By Joanne Bladd
New supply severely undercutting rents, vacancy rates forecast to hit 24 percent
Rents continue to slide in some of Dubai’s most popular residential areas as new supply squeezes prices, real estate firm Landmark Advisory said on Wednesday.
Landlords in new units are severely undercutting market rates to achieve occupancy, a strategy that has led to rent declines of up to 38 percent in some of the emirate’s developments, the agency said.
“Tenants realise it is currently a renters’ market and want more value for their rental dirhams,” said Jesse Downs, director of research & advisory.
“Some developers and landlords are finally realising the implications of this supply pipeline and are slashing rents by up to 20-30 percent below market rates in order to achieve higher occupancy in newly handed-over buildings.
“These properties are setting the new market rates,” she said.
Worst-hit are those developments with ongoing disputes over maintenance charges and infrastructure delays.
Nakheel development International City has registered a 38 percent drop in studio rents since June 2010, down to AED16,000 per annum from AED22,000.
In Dubai Marina, rents on quality two-bedroom apartments have plummeted 27 percent since June. Comparable units in Downturn fell by six percent in the same period, the agency said.
Landmark tracked three new Dubai Marina buildings in the three months from handover.
Those with a competitive pricing structure achieved occupancy of 90 percent within three months of handover. In comparison, the building with high rates and a rigid pricing strategy remained 60 percent vacant.
“We estimate that average vacancy rates in Dubai are currently 15-18 percent but will increase to 19-24 percent by 2012. Even considering the Abu Dhabi commuter demand, it is clear that average rents in Dubai will continue on a downward trajectory,” said Downs.
Villas in Dubai showed a slower-paced rent decline with projects affected by ongoing maintenance issues registering the sharpest drop.
Jumeirah Islands, a Nakheel development, witnessed an average drop in lower limits of 16 percent across all unit types, compared to a drop in the Meadows of only nine percent.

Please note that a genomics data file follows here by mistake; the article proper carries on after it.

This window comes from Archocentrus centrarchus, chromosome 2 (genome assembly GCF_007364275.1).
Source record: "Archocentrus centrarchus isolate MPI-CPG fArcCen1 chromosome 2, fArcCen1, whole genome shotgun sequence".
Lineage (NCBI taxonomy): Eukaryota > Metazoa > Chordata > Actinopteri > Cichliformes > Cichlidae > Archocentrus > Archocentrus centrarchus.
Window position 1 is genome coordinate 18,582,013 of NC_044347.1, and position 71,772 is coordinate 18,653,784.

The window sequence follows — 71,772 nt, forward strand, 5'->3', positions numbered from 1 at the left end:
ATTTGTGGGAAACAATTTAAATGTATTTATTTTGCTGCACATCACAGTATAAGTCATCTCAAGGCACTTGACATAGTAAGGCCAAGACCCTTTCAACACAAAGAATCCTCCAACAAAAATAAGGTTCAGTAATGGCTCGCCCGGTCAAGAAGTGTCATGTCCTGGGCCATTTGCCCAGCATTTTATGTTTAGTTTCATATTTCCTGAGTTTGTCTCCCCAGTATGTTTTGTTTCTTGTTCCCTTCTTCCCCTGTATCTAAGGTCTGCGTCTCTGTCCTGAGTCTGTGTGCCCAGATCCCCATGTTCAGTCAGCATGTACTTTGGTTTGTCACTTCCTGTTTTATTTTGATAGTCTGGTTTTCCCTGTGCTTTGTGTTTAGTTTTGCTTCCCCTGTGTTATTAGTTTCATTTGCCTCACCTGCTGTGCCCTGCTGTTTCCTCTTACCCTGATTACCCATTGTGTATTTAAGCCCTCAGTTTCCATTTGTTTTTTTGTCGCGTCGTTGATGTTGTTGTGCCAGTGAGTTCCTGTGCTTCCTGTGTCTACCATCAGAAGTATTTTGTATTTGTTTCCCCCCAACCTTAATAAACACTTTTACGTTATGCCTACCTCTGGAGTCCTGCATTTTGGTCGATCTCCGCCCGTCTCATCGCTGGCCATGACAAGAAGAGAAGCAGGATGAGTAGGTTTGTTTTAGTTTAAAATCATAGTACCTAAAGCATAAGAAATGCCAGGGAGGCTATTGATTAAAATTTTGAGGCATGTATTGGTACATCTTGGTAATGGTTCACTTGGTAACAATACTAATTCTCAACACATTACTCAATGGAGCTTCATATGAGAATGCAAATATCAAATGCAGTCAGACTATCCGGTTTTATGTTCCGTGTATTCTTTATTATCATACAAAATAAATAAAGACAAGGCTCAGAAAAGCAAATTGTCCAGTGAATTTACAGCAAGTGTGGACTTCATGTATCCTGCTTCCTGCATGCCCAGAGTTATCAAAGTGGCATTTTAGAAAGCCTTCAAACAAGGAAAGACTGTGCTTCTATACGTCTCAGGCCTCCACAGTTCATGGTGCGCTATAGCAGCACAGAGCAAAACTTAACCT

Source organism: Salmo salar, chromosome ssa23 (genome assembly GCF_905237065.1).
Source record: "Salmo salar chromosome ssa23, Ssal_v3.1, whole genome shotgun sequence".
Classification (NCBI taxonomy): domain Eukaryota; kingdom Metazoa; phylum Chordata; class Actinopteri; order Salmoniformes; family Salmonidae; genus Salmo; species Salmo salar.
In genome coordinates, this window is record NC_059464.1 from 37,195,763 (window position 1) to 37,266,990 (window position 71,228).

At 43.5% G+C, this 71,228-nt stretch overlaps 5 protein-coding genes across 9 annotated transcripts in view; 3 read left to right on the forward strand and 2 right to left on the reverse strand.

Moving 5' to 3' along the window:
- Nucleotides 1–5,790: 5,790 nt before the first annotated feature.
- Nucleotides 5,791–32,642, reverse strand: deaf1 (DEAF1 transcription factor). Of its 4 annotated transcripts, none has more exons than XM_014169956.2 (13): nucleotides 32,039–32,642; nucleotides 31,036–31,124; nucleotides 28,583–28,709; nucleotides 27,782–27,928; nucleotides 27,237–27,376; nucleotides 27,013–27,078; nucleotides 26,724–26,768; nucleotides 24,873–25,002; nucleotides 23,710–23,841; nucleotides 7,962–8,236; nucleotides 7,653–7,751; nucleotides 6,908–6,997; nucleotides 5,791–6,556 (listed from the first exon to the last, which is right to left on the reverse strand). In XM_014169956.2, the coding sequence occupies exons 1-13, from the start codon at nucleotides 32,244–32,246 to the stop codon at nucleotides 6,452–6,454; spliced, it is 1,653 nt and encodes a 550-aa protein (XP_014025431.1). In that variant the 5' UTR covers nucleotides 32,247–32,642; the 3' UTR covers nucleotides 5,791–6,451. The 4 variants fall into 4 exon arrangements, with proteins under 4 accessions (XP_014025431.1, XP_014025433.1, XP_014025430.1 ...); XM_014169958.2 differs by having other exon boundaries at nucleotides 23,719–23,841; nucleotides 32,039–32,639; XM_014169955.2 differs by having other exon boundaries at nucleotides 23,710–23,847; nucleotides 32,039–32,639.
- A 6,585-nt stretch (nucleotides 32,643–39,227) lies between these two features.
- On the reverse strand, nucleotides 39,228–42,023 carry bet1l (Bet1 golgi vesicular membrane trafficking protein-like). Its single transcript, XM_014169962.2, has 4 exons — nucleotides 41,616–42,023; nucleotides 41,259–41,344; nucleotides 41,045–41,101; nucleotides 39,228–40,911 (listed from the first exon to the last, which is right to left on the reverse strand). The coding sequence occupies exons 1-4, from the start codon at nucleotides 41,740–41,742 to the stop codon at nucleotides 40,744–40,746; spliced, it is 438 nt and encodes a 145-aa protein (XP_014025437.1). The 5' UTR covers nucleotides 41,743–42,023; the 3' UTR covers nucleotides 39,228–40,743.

“Recently handed-over villa communities in Dubai have suffered severe price drops as many landlords have struggled to attract tenants to areas lacking basic amenities and infrastructure or near construction zones,” the report said.
Just questioning the 9 per cent fall in price at the Meadows, if I may make so bold how many transactions is that based on and when did they occur? Also is that based on asking price or actual selling price?
Casually looked on a property listing website and saw the following:-
4 Beds Villa For Sale - The Meadows 4 Bed AED 1,111,111
This is a spacious villa in Meadows 1 with a well-defined lay-out and amazing lake views. It consists of 4 bedrooms, maids quarters, storage, laundry room, spacious balconies and a landscaped garden. 4,081 Sq. Ft. 4 Bed(s) 272 AED/Sq. Ft.
That entry smacks of either a massive error or extreme distress! Is it not distressed assets that set the pricing trends with the market in its present condition, the nearest competitor I can find like for like has an asking price of AED 3.5 million. One assumes that cash investors will now see AED 1.1 million as the MAGIC Meadows number and as of 10 minutes ago it's still for sale.
I would like to get hold of the sellers contact - have been looking for a 4 bed at this price in Marina
I don't know if I should be celebrating or not. All I can say is that "What goes around, comes around". Six years ago, I was renting a 2 bedroom flat for AED 14,000.00 and see the prize shoot up to AED 45,000.00 in that span of time.